Running a fishroom can be a lot of work, especially once your number of aquariums crosses into double digit territory. These gadgets are things I use at least weekly and consider an integral part of running my fish room.
Running a fish room can be a lot of work, especially once your number of aquariums crosses into double digit territory. These gadgets are things I use at least weekly and consider an integral part of running my fish room. Most of them are not sold for aquariums and may surprise you!
#1: Specimen Container
The clear specimen container might just look like a plastic box - and it is - but it is one of the most useful investments you can make for a fishroom. These containers are perfect for moving fish between tanks, bagging fish to sell, drip acclimating fish, and a lot more. Look for a design that hangs on the side of an aquarium - Lee's is the best widely available brand.
#2: Magnifying Glass
This may be a weird item to see on a fishroom list. I use a magnifying glass all the time in my fishroom. Some of the things you may want to get a closer look at: fish eggs and fry, sick fish, shrimp and snails, tiny organisms like infusoria, copepods, artemia, planaria, etc. If youre a fish nerd youll want to have one handy.
#3: Infrared Thermometer
A handheld infrared thermometer is very useful for checking temperature on your aquariums. You should have a thermometer in each tank, but it is super helpful to be able to verify the readings. The handheld thermometer can also be used for a quick temp check on a brine shrimp hatchery, or a bag of fish you just brought home.
#4: Measuring Spoons
Yes, measuring spoons. In order to maintain "domestic tranquility", you'll want to have a dedicated set of measuring spoons for your fishroom. I use these to measure out seachem safe, brine shrimp eggs, aquarium salt, medications, powdered additives, etc. It's helpful to have a small set and a larger set so you can always do quick measurements (and avoid doing math).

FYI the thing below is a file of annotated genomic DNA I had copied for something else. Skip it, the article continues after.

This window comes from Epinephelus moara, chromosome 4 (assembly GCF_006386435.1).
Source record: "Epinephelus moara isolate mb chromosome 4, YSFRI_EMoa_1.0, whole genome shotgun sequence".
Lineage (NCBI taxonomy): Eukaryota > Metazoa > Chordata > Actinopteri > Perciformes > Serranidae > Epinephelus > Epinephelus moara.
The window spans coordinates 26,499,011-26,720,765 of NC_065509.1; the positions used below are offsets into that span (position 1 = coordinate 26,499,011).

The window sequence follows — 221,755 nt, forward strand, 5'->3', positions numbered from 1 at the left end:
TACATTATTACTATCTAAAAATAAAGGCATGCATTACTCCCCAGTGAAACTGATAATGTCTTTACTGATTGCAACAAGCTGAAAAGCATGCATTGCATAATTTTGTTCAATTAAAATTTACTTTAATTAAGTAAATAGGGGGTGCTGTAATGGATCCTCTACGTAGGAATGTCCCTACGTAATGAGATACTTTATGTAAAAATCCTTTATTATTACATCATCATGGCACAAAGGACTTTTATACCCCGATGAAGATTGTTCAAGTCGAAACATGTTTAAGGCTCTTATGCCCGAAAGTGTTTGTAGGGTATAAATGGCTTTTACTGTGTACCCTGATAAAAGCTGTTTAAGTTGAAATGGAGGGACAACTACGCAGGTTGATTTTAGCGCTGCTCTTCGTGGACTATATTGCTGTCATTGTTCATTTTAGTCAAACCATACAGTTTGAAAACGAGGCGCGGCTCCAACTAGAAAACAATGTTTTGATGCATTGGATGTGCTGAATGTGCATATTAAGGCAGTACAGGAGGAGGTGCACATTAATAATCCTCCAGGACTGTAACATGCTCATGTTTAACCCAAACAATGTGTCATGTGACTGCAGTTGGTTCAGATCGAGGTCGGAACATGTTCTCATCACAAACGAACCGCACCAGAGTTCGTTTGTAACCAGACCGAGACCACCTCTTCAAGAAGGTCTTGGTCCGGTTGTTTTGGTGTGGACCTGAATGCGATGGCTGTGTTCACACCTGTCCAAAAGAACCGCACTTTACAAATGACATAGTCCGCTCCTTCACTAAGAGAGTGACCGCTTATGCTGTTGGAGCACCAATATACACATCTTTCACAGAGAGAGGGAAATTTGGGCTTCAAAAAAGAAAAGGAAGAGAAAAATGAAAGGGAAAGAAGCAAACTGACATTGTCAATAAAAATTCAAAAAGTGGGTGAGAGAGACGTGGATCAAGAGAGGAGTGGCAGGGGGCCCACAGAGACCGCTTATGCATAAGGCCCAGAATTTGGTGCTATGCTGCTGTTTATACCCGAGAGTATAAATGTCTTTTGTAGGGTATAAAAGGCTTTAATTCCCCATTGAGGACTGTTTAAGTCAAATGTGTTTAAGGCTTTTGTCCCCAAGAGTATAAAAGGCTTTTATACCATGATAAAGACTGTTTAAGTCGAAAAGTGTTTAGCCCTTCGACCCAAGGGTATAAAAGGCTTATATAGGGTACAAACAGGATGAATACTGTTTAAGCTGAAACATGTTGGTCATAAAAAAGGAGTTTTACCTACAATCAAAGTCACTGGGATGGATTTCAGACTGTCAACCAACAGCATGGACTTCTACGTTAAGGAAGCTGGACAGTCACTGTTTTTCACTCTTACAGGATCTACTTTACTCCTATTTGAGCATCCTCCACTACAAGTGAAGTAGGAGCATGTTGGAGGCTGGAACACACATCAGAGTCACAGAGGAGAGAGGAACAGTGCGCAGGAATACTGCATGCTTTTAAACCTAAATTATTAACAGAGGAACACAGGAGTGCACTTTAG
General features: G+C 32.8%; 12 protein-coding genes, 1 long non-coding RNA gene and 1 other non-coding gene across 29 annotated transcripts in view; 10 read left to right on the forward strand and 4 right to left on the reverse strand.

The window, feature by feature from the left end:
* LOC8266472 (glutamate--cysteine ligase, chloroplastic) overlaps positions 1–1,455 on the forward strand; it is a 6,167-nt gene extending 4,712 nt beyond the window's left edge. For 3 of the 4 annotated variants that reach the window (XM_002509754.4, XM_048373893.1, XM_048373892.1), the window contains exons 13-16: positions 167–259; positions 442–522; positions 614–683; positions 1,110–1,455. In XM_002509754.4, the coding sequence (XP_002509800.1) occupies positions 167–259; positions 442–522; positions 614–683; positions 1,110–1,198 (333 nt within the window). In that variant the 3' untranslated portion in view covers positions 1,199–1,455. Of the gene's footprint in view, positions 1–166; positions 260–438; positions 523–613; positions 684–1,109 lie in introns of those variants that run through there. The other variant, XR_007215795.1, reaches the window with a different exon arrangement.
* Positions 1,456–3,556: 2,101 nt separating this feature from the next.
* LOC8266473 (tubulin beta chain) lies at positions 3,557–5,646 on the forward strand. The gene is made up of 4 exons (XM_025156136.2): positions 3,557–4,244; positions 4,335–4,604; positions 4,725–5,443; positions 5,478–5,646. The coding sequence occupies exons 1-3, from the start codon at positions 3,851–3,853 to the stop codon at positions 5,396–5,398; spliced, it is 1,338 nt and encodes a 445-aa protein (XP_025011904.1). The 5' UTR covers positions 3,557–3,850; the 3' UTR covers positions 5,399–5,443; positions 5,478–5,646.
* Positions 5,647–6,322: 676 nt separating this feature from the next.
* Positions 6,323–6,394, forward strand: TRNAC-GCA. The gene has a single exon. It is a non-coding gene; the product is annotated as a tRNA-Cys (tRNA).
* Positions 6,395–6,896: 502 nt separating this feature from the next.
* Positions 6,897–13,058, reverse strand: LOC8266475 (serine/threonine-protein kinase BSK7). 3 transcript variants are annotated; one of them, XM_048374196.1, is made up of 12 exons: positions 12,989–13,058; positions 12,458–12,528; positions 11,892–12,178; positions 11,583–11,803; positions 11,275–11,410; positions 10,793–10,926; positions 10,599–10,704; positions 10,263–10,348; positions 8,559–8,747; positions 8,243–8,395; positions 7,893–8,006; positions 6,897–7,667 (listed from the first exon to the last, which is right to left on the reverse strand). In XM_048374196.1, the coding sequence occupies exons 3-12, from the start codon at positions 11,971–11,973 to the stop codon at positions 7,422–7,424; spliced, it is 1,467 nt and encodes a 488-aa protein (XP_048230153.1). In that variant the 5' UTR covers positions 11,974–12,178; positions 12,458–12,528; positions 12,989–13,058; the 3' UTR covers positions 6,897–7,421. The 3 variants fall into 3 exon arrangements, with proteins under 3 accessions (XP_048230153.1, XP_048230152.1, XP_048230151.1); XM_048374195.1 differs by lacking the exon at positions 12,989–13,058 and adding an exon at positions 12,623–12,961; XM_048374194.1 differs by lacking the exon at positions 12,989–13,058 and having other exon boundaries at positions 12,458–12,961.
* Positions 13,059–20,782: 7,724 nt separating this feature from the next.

#5: A flashlight
A good flashlight can be really helpful in the fishroom. You can use it to spot plecos hiding in their caves. You can check on fish after lights out without messing with timers. A flashlight is also an easy source of light for harvesting brine shrimp. If you watch a lot of fishroom tour videos, youve probably seen a breeder walk through his fishroom with a flashlight in hand.
#6: The Turkey Baster!
A turkey baster is another kitchen implement that is invaluable in the fishroom. Like the measuring spoons, its best to have one that is just used for fish stuff. I use a turkey baster every day for feeding live and frozen foods. They're also good for catching and moving very small fry. A trick that is popular among aquascapers is using the baster to "squirt" water into plants and gravel to stir up debris during maintenance.
Multies live in large colonies in the shell beds left by the lake's native Neothauma snails. This natural shell bed habitat is what the aquarist should be aiming to replicate when setting up an aquarium for Neolamprologus multifasciatus.
Several species of dwarf African cichlids make their homes in shells. Collectively, they are known as Shell Dwellers. The species that I keep is Neolamprologus multifasciatus, often referred to as "Multies". These fish come from the sandy, rocky bottom near the shores of Lake Tanganyika in Africa. Multies live in large colonies in the shell beds left by the lake's native Neothauma snails. This natural shell bed habitat is what the aquarist should be aiming to replicate when setting up an aquarium for Neolamprologus multifasciatus.
Lake Tanganyika is fascinating for a variety of reasons. It is the largest of Africa's rift lakes, the second deepest lake in the world, and it holds about 16% of the world's available fresh water. Tanganyika is home to at least 250 species of cichlids, plus other fish that are not part of the cichlid family. It is also home to dozens of species of freshwater snails and bivalves. The water in Lake Tanganyika is notoriously hard and alkaline. The PH is about 9.0, and the water is very high in calcium. Temperatures at the surface range from 75 to 84 degrees (F).
Setting up a Tanganyikan Shell Dweller Aquarium
Aquarium Size for Shell Dwellers